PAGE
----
Paddlehoppers (17 County Road 63; 218.326.5853) can set you up with a canoe, kayak, or stand-up paddleboard for an hour or several days, depending upon your ambition; they can also provide shuttle service.

Exploring the Area
Don’t miss the Forest History Center, where you can experience a taste of life in the logging camps with the help of living history actors; let a naturalist teach you how to identify which critters are sharing the woods with you by identifying their tracks and scat; and climb a 100-foot tall fire tower for a wide panorama of the area.

Located in the historic Old Central School, the Itasca County Historical Society has exhibits on native daughter Judy Garland, as well as the area’s mining and logging history.

And speaking of that native daughter, the Judy Garland Museum is working to keep her legacy alive. Born Frances Ethel Gumm on June 10, 1922 in Grand Rapids, Judy was two when the family moved to California. The museum is the only one in the US focused on Judy Garland and is a fun place to visit. You will find a thorough overview of her movie career; a nicely restored period house, and the Children’s Discovery Museum. In June, the museum hosts a Judy Garland Festival.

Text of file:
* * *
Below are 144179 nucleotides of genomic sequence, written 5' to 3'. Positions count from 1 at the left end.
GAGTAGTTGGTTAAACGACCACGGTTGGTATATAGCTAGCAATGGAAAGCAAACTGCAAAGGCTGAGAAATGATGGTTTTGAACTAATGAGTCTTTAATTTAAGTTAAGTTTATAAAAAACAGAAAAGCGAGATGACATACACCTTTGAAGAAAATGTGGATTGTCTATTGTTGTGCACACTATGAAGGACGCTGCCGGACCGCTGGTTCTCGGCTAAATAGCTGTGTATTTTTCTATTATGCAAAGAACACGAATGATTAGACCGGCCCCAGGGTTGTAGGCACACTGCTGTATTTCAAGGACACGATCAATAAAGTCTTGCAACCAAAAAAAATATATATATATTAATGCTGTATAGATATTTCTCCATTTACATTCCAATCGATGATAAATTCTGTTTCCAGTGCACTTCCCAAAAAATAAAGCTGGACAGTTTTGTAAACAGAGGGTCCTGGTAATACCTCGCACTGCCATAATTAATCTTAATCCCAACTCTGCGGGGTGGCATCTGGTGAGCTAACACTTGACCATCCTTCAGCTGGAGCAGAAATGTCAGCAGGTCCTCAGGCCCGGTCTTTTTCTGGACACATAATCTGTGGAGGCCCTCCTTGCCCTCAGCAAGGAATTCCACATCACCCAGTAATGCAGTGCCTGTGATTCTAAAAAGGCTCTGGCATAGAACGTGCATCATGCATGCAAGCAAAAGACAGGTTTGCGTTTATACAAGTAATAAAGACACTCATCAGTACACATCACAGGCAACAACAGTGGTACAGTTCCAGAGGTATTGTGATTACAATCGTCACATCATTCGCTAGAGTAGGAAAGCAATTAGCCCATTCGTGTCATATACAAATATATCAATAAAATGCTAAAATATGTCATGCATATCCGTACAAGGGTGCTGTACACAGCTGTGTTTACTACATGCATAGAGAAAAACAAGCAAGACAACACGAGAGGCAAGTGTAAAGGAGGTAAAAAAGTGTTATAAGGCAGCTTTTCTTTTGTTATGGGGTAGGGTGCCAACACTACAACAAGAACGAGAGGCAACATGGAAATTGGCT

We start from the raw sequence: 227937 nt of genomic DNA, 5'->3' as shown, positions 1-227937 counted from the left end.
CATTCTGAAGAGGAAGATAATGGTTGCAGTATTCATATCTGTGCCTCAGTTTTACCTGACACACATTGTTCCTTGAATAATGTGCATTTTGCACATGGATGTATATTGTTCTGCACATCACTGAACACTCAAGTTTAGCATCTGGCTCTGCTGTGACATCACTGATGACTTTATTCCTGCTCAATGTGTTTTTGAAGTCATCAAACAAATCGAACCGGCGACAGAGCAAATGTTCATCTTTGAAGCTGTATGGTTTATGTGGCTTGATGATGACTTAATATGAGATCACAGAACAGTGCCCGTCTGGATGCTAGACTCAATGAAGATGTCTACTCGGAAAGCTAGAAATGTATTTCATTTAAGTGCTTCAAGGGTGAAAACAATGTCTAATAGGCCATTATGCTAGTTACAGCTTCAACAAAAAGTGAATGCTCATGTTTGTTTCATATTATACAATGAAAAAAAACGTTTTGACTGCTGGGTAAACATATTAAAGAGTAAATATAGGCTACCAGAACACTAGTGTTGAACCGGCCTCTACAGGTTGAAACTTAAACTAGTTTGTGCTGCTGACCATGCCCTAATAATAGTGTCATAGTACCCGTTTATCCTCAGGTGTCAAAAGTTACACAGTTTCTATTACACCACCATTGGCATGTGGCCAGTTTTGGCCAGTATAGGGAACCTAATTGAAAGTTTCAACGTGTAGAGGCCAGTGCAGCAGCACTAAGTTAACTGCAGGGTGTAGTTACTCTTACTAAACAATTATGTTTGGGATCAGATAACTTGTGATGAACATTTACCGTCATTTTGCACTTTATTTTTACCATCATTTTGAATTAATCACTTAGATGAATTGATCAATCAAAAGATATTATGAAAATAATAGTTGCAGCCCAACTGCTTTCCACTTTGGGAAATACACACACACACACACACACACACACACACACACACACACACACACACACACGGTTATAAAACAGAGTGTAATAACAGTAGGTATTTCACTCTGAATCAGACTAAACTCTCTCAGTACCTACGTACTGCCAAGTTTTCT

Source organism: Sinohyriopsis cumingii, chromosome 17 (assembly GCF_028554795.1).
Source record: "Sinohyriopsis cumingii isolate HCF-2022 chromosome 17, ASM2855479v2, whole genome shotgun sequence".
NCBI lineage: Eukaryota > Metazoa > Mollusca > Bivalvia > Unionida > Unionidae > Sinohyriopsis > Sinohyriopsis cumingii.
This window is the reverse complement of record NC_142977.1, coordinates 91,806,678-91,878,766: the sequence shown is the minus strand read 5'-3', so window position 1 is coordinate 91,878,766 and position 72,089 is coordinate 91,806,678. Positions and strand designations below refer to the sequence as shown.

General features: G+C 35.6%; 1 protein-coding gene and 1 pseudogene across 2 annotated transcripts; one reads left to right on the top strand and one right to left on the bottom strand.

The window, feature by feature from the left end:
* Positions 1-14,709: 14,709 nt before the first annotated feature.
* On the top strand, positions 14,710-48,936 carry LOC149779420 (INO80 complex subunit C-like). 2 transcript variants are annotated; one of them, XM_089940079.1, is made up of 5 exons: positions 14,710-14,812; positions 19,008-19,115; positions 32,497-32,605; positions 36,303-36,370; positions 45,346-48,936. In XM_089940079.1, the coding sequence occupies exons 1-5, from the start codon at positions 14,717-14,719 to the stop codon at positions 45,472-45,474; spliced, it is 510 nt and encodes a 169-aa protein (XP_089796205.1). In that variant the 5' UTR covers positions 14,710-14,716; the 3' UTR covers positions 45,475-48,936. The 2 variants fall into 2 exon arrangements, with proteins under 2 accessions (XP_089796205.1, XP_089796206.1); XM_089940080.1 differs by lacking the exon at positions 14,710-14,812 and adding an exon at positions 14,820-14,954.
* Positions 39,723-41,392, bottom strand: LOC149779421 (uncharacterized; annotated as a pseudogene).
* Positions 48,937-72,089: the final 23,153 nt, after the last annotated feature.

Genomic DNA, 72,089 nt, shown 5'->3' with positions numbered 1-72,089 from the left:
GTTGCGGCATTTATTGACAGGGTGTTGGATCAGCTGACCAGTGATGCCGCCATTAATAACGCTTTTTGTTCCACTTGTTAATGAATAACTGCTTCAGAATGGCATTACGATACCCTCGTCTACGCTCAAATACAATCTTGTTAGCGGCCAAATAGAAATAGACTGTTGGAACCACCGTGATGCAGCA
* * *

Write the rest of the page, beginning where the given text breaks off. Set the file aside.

The Grand Rapids State Bank has an impressive collection of taxidermy, thanks to the Wilcox family who are avid hunters. Some of the animals in the bank include jackal, cape buffalo, wart hog, and kafue lechwe.

One of the most popular events is the Northern Cruisers Weekend of Wheels Car Show, which draws thousands of visitors. You’ll have a hard time finding a place to stay unless you book a room in advance.

Tall Timber Days is another popular event, as the city celebrates its history with food, music, and a grand parade; it is usually the first weekend in August.